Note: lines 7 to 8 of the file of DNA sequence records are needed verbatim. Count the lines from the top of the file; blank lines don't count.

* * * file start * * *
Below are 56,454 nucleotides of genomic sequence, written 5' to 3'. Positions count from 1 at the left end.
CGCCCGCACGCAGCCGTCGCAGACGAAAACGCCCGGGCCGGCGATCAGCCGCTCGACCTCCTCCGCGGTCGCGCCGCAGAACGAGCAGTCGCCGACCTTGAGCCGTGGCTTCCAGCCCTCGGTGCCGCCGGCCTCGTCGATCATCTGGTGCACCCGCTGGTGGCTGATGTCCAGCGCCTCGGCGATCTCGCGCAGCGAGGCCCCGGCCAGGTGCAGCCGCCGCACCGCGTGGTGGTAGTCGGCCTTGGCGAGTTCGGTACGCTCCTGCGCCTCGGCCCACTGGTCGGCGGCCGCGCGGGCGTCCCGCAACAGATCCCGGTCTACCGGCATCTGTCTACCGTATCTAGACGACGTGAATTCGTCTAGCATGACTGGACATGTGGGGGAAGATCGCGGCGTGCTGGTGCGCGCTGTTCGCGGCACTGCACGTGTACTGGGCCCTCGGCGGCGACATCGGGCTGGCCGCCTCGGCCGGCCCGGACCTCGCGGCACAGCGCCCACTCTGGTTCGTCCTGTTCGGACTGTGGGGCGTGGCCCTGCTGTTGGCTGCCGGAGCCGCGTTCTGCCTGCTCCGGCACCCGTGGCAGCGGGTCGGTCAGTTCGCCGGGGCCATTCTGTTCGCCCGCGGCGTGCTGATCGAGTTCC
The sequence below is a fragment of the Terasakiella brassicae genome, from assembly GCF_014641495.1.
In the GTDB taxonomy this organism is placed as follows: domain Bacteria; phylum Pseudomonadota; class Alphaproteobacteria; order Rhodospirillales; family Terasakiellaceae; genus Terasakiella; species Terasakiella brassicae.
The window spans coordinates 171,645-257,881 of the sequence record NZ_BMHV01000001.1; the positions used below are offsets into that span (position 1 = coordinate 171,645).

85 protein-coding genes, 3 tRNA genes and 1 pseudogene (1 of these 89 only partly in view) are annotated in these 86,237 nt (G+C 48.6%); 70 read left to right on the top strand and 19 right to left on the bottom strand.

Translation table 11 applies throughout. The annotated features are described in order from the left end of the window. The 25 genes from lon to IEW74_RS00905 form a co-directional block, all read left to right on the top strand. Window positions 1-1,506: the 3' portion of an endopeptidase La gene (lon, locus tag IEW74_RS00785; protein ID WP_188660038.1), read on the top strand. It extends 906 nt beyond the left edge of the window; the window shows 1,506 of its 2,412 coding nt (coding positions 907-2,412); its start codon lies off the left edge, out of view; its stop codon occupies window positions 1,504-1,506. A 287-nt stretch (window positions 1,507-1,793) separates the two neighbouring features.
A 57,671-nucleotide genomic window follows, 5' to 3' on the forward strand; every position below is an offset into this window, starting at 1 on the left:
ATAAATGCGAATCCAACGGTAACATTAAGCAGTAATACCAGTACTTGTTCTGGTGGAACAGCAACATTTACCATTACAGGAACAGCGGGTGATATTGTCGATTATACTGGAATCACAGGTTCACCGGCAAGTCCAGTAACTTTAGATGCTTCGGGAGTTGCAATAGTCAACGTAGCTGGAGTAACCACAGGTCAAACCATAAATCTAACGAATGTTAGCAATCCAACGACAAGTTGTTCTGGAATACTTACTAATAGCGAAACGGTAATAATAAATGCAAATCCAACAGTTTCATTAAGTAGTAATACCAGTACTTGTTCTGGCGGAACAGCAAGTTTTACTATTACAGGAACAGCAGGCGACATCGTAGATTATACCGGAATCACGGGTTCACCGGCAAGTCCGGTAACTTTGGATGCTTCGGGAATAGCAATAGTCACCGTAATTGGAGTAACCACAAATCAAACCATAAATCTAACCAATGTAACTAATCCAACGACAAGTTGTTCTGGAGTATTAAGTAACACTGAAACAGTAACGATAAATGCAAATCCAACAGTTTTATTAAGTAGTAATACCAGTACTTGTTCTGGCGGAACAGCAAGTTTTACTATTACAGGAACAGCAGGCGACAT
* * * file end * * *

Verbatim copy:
Translation table 11 applies throughout. The annotated features are described in order from the left end of the window. The 25 genes from lon to IEW74_RS00905 form a co-directional block, all read left to right on the top strand. Window positions 1-1,506: the 3' portion of an endopeptidase La gene (lon, locus tag IEW74_RS00785; protein ID WP_188660038.1), read on the top strand. It extends 906 nt beyond the left edge of the window; the window shows 1,506 of its 2,412 coding nt (coding positions 907-2,412); its start codon lies off the left edge, out of view; its stop codon occupies window positions 1,504-1,506. A 287-nt stretch (window positions 1,507-1,793) separates the two neighbouring features.
A 57,671-nucleotide genomic window follows, 5' to 3' on the forward strand; every position below is an offset into this window, starting at 1 on the left: